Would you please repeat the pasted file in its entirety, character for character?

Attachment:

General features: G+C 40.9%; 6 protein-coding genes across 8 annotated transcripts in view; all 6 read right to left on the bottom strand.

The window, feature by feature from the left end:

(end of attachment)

General features: G+C 40.9%; 6 protein-coding genes across 8 annotated transcripts in view; all 6 read right to left on the bottom strand.

The window, feature by feature from the left end: